Some women may choose not to have a lumpectomy for other reasons. They may strongly fear a recurrence of breast cancer, and may consider a lumpectomy toorisky. Other women feel uncomfortable with a breast that has had a cancer, and they experience more peace of mind with the entire breast removed.
The need for radiation therapy may also be a barrier due to non-medical concerns. Some women simply fear this type of treatment and chose more extensive surgery so radiation will not be required. The commitment of time, usually five days a week for six weeks, may not be acceptable for others. This may be due to financial, personal, or job-related constraints. Finally, in geographically isolated areas, a course of radiation therapy may require lengthy travel,and perhaps unacceptable amounts of time away from the family and other responsibilities.
Lumpectomy is an imprecise term. Any amount of tissue, from 1-50% of the breast, may be removed and called a lumpectomy. Other names are no more definitein their meaning, although some idea of the scope of tissue removal may be implied. Breast conservation surgery is a frequently used synonym for lumpectomy. Partial mastectomy, quadrantectomy, segmental excision, wide excision, andtylectomy are other names for this procedure.
A lumpectomy is typically done in a hospital setting, but specialized outpatient facilities are sometimes preferred. The surgery is usually done while thepatient is under general anesthetic. Local anesthetic with additional sedation may be used for some patients. The tumor and surrounding margin of tissueis removed and sent to the pathologist. The surgical site is closed. If axillary lymph nodes were not removed before, a second incision is made in the armpit. The fat pad which contains lymph nodes is removed from this area and isalso sent to the pathologist for analysis. This portion of the procedure is called an axillary node dissection; it is critical for determining the stage of the cancer. Typically, 10-15 nodes are removed, but the number may vary. Surgical drains may be left in place in either location to prevent fluid accumulation. The surgery may last from one to three hours.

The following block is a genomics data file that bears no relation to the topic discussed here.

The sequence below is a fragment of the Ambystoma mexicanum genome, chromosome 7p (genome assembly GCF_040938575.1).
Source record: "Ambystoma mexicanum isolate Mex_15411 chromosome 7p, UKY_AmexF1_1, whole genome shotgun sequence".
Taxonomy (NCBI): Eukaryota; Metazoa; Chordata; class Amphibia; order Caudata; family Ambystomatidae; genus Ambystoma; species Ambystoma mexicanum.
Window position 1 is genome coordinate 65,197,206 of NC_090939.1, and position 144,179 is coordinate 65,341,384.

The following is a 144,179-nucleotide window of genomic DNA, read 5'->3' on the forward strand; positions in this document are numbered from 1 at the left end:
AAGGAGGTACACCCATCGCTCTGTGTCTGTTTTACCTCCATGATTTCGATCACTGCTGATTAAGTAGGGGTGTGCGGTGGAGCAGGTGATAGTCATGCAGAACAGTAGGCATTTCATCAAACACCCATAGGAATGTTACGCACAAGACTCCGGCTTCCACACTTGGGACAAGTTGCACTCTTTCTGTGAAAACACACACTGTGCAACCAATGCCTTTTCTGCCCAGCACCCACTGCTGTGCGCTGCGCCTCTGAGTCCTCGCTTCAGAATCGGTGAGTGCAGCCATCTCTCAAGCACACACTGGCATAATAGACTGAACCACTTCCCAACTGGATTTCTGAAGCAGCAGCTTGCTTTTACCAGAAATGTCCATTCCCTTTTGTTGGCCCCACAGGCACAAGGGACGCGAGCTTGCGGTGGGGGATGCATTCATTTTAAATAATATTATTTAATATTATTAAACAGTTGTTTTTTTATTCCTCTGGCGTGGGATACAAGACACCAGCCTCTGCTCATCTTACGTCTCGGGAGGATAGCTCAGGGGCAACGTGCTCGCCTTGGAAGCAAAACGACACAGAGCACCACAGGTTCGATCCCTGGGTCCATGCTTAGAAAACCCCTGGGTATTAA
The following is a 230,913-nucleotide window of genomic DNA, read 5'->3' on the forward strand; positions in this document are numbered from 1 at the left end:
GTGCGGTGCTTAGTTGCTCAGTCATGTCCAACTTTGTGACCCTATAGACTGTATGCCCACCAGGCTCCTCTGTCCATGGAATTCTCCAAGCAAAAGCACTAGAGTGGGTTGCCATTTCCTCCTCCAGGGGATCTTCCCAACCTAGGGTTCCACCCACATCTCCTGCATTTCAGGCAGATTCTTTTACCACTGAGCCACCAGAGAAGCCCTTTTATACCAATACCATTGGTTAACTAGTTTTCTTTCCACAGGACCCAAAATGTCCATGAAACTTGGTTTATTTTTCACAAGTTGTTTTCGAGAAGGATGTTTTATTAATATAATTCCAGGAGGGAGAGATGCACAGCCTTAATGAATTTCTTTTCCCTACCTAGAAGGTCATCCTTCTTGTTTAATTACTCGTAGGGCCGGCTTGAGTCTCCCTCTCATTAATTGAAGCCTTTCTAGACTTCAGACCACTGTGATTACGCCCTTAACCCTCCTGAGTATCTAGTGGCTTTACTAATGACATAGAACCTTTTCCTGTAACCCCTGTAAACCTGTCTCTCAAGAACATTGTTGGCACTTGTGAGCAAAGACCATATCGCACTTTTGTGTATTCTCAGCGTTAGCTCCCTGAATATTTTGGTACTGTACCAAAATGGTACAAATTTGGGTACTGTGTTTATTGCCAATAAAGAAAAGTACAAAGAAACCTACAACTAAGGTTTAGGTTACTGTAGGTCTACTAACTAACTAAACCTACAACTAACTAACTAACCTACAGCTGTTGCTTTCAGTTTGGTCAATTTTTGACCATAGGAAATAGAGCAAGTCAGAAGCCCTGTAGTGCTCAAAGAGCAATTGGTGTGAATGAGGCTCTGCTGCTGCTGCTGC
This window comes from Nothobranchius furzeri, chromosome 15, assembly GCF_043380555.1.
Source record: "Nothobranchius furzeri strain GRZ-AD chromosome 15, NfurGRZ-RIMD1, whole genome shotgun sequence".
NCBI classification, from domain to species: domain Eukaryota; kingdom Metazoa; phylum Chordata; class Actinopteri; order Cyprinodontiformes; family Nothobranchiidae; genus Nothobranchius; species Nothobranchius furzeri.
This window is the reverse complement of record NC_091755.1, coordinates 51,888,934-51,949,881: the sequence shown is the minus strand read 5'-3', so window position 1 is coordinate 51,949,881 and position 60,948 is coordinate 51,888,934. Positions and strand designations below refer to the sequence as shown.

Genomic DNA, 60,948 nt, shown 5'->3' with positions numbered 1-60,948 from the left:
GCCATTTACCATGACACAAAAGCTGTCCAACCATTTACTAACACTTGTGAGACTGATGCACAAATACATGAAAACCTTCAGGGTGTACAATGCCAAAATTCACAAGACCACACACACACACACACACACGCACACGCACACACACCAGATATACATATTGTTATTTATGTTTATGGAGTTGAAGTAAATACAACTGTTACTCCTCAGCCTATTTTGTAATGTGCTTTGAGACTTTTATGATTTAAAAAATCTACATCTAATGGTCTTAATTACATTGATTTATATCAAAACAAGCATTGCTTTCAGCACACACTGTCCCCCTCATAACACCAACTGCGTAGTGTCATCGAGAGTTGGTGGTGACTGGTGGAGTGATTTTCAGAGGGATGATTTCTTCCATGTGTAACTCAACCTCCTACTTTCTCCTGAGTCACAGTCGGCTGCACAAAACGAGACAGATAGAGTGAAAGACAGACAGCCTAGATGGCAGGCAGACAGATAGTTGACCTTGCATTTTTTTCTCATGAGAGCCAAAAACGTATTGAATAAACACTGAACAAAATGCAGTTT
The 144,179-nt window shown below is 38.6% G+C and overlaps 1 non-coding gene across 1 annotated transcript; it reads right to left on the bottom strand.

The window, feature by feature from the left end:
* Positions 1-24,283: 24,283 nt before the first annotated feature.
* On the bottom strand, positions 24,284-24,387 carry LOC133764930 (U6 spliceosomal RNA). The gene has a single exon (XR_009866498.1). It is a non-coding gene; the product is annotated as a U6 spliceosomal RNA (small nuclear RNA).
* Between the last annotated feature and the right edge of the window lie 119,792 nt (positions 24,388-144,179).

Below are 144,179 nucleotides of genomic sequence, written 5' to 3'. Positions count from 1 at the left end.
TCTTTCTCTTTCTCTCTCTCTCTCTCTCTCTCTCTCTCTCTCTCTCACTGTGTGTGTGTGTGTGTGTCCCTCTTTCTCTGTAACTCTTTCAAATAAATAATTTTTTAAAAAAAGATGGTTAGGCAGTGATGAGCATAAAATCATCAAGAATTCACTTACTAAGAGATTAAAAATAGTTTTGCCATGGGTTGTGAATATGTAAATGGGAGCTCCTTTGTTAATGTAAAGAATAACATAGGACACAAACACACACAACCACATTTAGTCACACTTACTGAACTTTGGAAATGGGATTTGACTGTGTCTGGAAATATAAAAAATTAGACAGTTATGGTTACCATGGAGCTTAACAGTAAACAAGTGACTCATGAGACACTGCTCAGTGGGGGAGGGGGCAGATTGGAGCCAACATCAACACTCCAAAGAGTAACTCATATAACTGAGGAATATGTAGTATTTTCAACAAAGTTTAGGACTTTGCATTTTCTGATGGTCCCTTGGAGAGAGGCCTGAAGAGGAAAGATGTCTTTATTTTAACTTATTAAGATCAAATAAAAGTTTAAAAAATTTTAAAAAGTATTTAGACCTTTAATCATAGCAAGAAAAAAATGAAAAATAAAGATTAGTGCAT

The patient may stay in the hospital one or two days, or return home the sameday. This generally depends on the extent of the surgery, the medical condition of the patient, and physician and patient preferences. A woman usually goes home with a small bandage. The inner part of the surgical site usually hasdissolvable stitches. The skin may be sutured or stitched; or the skin edgesmay be held together with steristrips, which are special thin, clear piecesof tape.
Routine preoperative preparations, such as taking nothing to eat or drink thenight before surgery, are typically ordered for a lumpectomy. Information regarding expected outcomes and potential complications should also be part ofpreparation for lumpectomy, as for any surgical procedure. It is especially important that women know about sensations they might experience after the operation, so the sensations are not misinterpreted as signs of further cancer or poor healing.